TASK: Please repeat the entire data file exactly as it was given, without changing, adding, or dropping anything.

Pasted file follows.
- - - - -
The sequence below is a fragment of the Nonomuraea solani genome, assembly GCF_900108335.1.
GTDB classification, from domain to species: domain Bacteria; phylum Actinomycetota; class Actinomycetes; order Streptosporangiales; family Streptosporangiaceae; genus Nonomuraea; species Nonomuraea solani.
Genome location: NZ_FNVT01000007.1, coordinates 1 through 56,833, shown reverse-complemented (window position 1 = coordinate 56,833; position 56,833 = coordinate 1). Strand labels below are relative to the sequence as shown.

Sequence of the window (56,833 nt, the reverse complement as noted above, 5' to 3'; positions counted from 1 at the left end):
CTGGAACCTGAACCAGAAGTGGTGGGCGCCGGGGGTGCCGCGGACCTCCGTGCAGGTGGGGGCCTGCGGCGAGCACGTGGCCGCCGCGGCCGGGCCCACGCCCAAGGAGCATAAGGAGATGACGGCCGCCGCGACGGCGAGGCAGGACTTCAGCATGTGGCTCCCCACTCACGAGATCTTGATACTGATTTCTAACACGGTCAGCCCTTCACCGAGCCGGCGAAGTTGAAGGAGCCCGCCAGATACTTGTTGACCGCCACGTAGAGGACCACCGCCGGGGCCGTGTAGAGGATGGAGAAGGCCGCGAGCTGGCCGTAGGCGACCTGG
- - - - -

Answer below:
The sequence below is a fragment of the Nonomuraea solani genome, assembly GCF_900108335.1.
GTDB classification, from domain to species: domain Bacteria; phylum Actinomycetota; class Actinomycetes; order Streptosporangiales; family Streptosporangiaceae; genus Nonomuraea; species Nonomuraea solani.
Genome location: NZ_FNVT01000007.1, coordinates 1 through 56,833, shown reverse-complemented (window position 1 = coordinate 56,833; position 56,833 = coordinate 1). Strand labels below are relative to the sequence as shown.

Sequence of the window (56,833 nt, the reverse complement as noted above, 5' to 3'; positions counted from 1 at the left end):
CTGGAACCTGAACCAGAAGTGGTGGGCGCCGGGGGTGCCGCGGACCTCCGTGCAGGTGGGGGCCTGCGGCGAGCACGTGGCCGCCGCGGCCGGGCCCACGCCCAAGGAGCATAAGGAGATGACGGCCGCCGCGACGGCGAGGCAGGACTTCAGCATGTGGCTCCCCACTCACGAGATCTTGATACTGATTTCTAACACGGTCAGCCCTTCACCGAGCCGGCGAAGTTGAAGGAGCCCGCCAGATACTTGTTGACCGCCACGTAGAGGACCACCGCCGGGGCCGTGTAGAGGATGGAGAAGGCCGCGAGCTGGCCGTAGGCGACCTGG